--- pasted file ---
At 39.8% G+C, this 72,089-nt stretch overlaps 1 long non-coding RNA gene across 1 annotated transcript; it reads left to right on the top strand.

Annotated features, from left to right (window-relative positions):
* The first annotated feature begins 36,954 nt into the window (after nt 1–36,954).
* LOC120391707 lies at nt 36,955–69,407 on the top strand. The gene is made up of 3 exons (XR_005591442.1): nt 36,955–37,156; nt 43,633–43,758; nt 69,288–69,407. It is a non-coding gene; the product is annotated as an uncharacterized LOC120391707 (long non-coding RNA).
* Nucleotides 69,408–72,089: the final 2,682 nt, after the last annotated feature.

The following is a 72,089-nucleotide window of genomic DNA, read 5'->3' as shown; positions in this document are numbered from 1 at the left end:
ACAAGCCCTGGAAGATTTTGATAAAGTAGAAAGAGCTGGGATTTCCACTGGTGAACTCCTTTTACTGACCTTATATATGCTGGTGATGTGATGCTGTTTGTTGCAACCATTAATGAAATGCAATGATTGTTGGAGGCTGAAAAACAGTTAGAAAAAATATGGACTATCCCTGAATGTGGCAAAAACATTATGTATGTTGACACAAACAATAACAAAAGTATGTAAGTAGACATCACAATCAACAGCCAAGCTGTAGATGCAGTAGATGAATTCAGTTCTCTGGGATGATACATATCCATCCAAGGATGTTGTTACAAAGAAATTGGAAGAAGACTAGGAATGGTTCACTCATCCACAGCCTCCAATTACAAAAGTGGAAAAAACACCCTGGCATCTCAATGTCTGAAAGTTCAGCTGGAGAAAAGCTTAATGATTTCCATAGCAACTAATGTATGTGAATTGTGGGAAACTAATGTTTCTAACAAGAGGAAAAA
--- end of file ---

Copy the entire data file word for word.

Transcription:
At 39.8% G+C, this 72,089-nt stretch overlaps 1 long non-coding RNA gene across 1 annotated transcript; it reads left to right on the top strand.

Annotated features, from left to right (window-relative positions):
* The first annotated feature begins 36,954 nt into the window (after nt 1–36,954).
* LOC120391707 lies at nt 36,955–69,407 on the top strand. The gene is made up of 3 exons (XR_005591442.1): nt 36,955–37,156; nt 43,633–43,758; nt 69,288–69,407. It is a non-coding gene; the product is annotated as an uncharacterized LOC120391707 (long non-coding RNA).
* Nucleotides 69,408–72,089: the final 2,682 nt, after the last annotated feature.

The following is a 72,089-nucleotide window of genomic DNA, read 5'->3' as shown; positions in this document are numbered from 1 at the left end:
ACAAGCCCTGGAAGATTTTGATAAAGTAGAAAGAGCTGGGATTTCCACTGGTGAACTCCTTTTACTGACCTTATATATGCTGGTGATGTGATGCTGTTTGTTGCAACCATTAATGAAATGCAATGATTGTTGGAGGCTGAAAAACAGTTAGAAAAAATATGGACTATCCCTGAATGTGGCAAAAACATTATGTATGTTGACACAAACAATAACAAAAGTATGTAAGTAGACATCACAATCAACAGCCAAGCTGTAGATGCAGTAGATGAATTCAGTTCTCTGGGATGATACATATCCATCCAAGGATGTTGTTACAAAGAAATTGGAAGAAGACTAGGAATGGTTCACTCATCCACAGCCTCCAATTACAAAAGTGGAAAAAACACCCTGGCATCTCAATGTCTGAAAGTTCAGCTGGAGAAAAGCTTAATGATTTCCATAGCAACTAATGTATGTGAATTGTGGGAAACTAATGTTTCTAACAAGAGGAAAAA